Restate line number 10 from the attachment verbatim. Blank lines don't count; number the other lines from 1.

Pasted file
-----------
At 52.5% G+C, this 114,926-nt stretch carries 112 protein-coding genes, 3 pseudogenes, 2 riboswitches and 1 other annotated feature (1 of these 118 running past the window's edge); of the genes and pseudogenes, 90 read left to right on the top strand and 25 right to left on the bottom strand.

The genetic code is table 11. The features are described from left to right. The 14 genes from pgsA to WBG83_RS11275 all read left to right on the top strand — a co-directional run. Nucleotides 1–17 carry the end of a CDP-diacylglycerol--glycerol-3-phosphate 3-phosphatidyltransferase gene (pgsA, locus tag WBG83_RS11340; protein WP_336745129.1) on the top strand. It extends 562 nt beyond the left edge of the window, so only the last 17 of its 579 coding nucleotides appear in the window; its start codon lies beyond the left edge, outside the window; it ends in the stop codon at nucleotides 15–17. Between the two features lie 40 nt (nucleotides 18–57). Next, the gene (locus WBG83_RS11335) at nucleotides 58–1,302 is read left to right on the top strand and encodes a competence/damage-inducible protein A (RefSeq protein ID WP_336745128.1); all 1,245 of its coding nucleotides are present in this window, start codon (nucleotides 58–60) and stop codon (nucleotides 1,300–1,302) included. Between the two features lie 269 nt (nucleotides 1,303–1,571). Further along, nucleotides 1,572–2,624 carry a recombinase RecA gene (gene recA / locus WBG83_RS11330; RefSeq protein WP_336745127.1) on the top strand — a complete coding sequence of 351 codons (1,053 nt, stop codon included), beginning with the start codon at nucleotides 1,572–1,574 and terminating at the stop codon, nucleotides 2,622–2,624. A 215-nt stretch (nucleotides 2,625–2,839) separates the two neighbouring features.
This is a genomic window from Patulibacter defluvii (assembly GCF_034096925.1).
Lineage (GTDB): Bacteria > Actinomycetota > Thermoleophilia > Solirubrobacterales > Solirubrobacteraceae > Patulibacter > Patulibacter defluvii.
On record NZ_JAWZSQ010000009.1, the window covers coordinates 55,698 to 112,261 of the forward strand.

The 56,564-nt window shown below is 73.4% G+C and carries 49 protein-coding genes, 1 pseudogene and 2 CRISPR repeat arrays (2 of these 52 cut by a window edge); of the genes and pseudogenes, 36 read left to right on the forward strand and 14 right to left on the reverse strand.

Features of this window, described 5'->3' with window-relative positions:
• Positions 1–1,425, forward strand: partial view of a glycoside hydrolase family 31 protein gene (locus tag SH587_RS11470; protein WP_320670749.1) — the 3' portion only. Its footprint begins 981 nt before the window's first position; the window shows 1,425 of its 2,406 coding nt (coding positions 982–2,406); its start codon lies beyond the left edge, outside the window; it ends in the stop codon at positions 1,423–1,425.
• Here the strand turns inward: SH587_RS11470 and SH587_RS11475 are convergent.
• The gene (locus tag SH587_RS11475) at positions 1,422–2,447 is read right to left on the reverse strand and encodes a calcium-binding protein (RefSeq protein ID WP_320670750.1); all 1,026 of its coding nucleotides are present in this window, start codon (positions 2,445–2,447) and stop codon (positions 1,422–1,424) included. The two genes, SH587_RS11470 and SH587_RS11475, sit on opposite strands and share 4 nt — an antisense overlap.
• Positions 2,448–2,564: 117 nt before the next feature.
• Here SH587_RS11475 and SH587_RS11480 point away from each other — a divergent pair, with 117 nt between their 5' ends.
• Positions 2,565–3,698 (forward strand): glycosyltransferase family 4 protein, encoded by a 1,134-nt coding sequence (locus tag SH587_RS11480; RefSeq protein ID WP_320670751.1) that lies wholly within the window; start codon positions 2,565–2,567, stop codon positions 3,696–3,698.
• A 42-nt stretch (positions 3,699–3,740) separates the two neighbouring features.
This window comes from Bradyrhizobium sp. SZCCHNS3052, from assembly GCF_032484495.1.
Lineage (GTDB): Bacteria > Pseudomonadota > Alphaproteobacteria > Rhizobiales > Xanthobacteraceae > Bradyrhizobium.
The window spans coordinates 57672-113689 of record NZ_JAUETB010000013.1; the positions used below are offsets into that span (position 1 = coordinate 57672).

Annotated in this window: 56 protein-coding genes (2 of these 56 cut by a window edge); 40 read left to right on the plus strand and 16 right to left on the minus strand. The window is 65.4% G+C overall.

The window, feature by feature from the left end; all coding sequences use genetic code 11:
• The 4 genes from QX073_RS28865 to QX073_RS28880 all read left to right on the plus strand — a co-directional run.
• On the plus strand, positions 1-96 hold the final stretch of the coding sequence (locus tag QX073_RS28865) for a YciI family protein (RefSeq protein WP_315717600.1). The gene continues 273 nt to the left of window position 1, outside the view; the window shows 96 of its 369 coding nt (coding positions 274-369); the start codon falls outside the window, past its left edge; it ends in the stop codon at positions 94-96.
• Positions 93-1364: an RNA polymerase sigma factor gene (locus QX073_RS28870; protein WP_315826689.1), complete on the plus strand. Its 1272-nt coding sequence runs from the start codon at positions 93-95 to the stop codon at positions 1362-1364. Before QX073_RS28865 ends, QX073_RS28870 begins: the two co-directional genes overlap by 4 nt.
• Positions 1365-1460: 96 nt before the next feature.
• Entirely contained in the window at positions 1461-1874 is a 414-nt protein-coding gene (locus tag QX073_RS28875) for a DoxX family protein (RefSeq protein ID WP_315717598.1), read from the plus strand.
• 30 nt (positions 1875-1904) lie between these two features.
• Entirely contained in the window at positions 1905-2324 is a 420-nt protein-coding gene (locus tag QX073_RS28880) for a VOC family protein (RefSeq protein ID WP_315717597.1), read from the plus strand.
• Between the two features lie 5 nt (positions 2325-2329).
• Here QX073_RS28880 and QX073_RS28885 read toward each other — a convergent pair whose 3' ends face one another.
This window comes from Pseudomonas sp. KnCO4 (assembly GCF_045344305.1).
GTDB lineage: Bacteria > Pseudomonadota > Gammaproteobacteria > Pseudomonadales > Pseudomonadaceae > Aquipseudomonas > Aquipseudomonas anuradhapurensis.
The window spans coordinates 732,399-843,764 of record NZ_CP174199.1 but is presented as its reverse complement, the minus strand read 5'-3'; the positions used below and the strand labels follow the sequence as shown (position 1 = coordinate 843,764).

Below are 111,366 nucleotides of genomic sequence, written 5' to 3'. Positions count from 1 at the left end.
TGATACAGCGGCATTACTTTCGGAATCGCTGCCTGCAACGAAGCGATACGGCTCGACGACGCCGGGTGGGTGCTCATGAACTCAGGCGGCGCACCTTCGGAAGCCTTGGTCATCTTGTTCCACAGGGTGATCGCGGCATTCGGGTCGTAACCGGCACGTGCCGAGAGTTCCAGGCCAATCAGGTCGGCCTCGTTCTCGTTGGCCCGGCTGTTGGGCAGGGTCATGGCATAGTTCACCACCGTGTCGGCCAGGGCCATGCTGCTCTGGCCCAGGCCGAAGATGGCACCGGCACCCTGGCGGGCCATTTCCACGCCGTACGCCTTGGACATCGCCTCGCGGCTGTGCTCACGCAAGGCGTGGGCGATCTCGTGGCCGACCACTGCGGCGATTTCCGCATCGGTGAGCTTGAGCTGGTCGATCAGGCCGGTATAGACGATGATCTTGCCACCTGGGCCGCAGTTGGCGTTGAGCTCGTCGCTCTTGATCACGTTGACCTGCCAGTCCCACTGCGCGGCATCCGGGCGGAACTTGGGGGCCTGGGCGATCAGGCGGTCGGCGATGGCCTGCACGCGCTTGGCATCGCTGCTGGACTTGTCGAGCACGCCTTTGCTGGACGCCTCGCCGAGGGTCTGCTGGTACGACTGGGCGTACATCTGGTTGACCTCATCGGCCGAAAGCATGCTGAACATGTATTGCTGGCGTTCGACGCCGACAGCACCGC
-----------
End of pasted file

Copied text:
• The gene (locus tag SH587_RS11475) at positions 1,422–2,447 is read right to left on the reverse strand and encodes a calcium-binding protein (RefSeq protein ID WP_320670750.1); all 1,026 of its coding nucleotides are present in this window, start codon (positions 2,445–2,447) and stop codon (positions 1,422–1,424) included. The two genes, SH587_RS11470 and SH587_RS11475, sit on opposite strands and share 4 nt — an antisense overlap.